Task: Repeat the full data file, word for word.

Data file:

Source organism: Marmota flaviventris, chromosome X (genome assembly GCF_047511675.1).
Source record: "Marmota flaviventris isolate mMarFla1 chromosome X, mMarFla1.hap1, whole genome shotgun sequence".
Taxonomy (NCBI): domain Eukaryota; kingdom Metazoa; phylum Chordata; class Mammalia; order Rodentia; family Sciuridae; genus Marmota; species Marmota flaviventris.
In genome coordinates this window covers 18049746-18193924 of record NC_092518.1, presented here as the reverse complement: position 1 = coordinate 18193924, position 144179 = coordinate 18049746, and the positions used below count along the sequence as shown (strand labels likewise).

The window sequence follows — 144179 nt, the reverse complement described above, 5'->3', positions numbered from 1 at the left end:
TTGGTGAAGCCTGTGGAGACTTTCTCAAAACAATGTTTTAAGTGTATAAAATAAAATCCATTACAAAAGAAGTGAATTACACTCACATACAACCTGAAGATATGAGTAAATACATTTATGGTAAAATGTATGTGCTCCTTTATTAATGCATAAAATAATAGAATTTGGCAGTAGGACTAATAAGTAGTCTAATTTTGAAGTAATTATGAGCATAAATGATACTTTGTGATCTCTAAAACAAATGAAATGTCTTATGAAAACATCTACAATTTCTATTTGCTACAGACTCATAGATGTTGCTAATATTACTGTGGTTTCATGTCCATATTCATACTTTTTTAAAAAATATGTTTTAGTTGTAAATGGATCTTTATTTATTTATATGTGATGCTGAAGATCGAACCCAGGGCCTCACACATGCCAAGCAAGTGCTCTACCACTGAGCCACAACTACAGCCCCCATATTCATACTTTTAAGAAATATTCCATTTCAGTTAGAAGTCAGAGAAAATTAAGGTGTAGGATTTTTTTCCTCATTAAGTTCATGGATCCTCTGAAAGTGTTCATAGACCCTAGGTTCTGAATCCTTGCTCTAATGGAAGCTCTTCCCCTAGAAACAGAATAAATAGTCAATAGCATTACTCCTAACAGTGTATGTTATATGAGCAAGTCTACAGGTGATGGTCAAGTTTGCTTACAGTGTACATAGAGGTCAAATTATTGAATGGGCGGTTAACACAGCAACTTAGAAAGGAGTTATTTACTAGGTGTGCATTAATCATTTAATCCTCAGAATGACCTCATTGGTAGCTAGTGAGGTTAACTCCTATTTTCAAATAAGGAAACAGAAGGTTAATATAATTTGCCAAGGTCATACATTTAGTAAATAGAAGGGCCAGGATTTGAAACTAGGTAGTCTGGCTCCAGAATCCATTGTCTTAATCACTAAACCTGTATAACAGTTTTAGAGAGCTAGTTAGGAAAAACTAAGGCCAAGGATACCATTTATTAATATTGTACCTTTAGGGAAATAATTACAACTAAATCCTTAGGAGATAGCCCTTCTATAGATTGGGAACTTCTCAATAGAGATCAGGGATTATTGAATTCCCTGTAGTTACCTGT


Source organism: Marmota flaviventris, chromosome X (genome assembly GCF_047511675.1).
Source record: "Marmota flaviventris isolate mMarFla1 chromosome X, mMarFla1.hap1, whole genome shotgun sequence".
Taxonomy (NCBI): domain Eukaryota; kingdom Metazoa; phylum Chordata; class Mammalia; order Rodentia; family Sciuridae; genus Marmota; species Marmota flaviventris.
In genome coordinates this window covers 18049746-18193924 of record NC_092518.1, presented here as the reverse complement: position 1 = coordinate 18193924, position 144179 = coordinate 18049746, and the positions used below count along the sequence as shown (strand labels likewise).

The window sequence follows — 144179 nt, the reverse complement described above, 5'->3', positions numbered from 1 at the left end:
TTGGTGAAGCCTGTGGAGACTTTCTCAAAACAATGTTTTAAGTGTATAAAATAAAATCCATTACAAAAGAAGTGAATTACACTCACATACAACCTGAAGATATGAGTAAATACATTTATGGTAAAATGTATGTGCTCCTTTATTAATGCATAAAATAATAGAATTTGGCAGTAGGACTAATAAGTAGTCTAATTTTGAAGTAATTATGAGCATAAATGATACTTTGTGATCTCTAAAACAAATGAAATGTCTTATGAAAACATCTACAATTTCTATTTGCTACAGACTCATAGATGTTGCTAATATTACTGTGGTTTCATGTCCATATTCATACTTTTTTAAAAAATATGTTTTAGTTGTAAATGGATCTTTATTTATTTATATGTGATGCTGAAGATCGAACCCAGGGCCTCACACATGCCAAGCAAGTGCTCTACCACTGAGCCACAACTACAGCCCCCATATTCATACTTTTAAGAAATATTCCATTTCAGTTAGAAGTCAGAGAAAATTAAGGTGTAGGATTTTTTTCCTCATTAAGTTCATGGATCCTCTGAAAGTGTTCATAGACCCTAGGTTCTGAATCCTTGCTCTAATGGAAGCTCTTCCCCTAGAAACAGAATAAATAGTCAATAGCATTACTCCTAACAGTGTATGTTATATGAGCAAGTCTACAGGTGATGGTCAAGTTTGCTTACAGTGTACATAGAGGTCAAATTATTGAATGGGCGGTTAACACAGCAACTTAGAAAGGAGTTATTTACTAGGTGTGCATTAATCATTTAATCCTCAGAATGACCTCATTGGTAGCTAGTGAGGTTAACTCCTATTTTCAAATAAGGAAACAGAAGGTTAATATAATTTGCCAAGGTCATACATTTAGTAAATAGAAGGGCCAGGATTTGAAACTAGGTAGTCTGGCTCCAGAATCCATTGTCTTAATCACTAAACCTGTATAACAGTTTTAGAGAGCTAGTTAGGAAAAACTAAGGCCAAGGATACCATTTATTAATATTGTACCTTTAGGGAAATAATTACAACTAAATCCTTAGGAGATAGCCCTTCTATAGATTGGGAACTTCTCAATAGAGATCAGGGATTATTGAATTCCCTGTAGTTACCTGT